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While the Bridegroom Tarries

February 2011 | Review by Ian Anthony Oughton


Kuiper was concerned lest speculative millenarian ideas should obscure the great theme of Christ's return, but even those who differ from him in their understanding of biblical prophecy will benefit from his clear call to Christian readiness. Here is a timely reminder that wars and disasters here below point to the onward march of the purposes of God and bring us ever nearer to the great consummation of all Christian hopes.

  • Publisher: Banner of Truth
  • ISBN: 978-1848710672
  • Pages: 158
  • Price: £1.00
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Book Review

This volume consists of a series of sermons preached in Michigan in 1919. Kuiper (not to be confused with Abraham Kuyper) was a Dutch minister and seminary professor, being among the founding faculty at Westminster in Philadelphia.

The obvious occasion for this sermon series was the end of World War One, which gives the messages a vivid historical particularity as Kuiper examines what he considers to be ‘signs of the times’ surrounding the war.

Gospel texts, two of Paul’s letters, 1 John 2:18, Revelation 13 and Ezekiel 38:8 are expounded and used persuasively to elucidate the contemporary situation. The sermon titles are ‘The war’, ‘The heedless world’, ‘The church’s departure from the faith’, ‘The missionary age’, Present-day antichrists’, ‘Latter day devil worship’, ‘Sleeping Christians’, ‘The Jewish return to Palestine’, ‘The consolidation of humanity under Antichrist’ and ‘Christian optimism’.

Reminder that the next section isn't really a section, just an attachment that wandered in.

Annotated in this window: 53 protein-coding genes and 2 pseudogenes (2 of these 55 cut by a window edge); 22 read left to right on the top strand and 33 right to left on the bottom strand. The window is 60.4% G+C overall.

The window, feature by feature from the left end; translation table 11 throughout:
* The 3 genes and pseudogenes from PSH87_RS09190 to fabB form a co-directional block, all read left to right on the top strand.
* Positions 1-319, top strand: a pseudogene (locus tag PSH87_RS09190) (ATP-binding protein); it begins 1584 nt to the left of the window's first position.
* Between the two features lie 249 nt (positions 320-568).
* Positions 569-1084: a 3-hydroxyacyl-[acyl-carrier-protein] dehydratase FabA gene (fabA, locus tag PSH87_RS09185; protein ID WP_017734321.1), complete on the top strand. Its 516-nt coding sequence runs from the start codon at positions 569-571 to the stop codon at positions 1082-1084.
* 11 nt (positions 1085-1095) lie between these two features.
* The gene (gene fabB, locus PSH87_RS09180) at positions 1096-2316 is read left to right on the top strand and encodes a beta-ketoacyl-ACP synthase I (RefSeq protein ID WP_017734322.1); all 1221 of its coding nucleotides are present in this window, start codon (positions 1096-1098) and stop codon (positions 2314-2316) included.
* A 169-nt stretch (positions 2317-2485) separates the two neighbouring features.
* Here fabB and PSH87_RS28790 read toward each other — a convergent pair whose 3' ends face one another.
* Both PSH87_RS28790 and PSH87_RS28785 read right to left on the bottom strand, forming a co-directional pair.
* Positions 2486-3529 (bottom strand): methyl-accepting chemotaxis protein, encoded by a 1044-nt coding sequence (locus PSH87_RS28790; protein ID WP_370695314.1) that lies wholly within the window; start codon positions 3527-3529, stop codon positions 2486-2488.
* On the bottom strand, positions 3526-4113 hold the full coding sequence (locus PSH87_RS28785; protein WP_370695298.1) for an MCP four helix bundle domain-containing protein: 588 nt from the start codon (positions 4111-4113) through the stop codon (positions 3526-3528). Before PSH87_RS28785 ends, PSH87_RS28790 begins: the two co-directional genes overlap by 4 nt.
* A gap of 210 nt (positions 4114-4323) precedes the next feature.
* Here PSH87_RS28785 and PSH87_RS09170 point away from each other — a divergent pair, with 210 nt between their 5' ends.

The sequence is logical and the whole coherent, as Kuiper warns and encourages believers and unbelievers seriously to consider and live in the light of the second advent of Christ.

These are engaging sermons on what Kuiper believed to be, and the publishers believe still is, a neglected subject. The intention to disappoint the merely curious is declared from the outset, setting the tone for the vigorous challenges which follow.

The messages are marked by admirable balance. There is learned exposition and urgent preaching; substance about difficult topics which does not become speculative; even-handedness in criticising the Reformed tradition as well as ‘pre-millenarianism’, which takes pains to appreciate the latter position before stating its faults; language which is direct while generally remaining civil.

One example of the author’s helpful insight is found in his tracing of historical and contemporary antichrists as precursors to the final Antichrist.

The expression is sometimes dated and there are typographical errors, but Kuiper communicates well on subjects of continuing relevance, such as the tendency to evaluate the church in terms of size.

The heresies Kuiper targeted in 1919 are easily updated in the modern reader’s mind, especially those concerning Roman Catholicism. The book has an apt modern introduction and is attractively packaged, with its cover detail from Friedrich Wilhelm Schadow’s Parable of the wise and foolish virgins.

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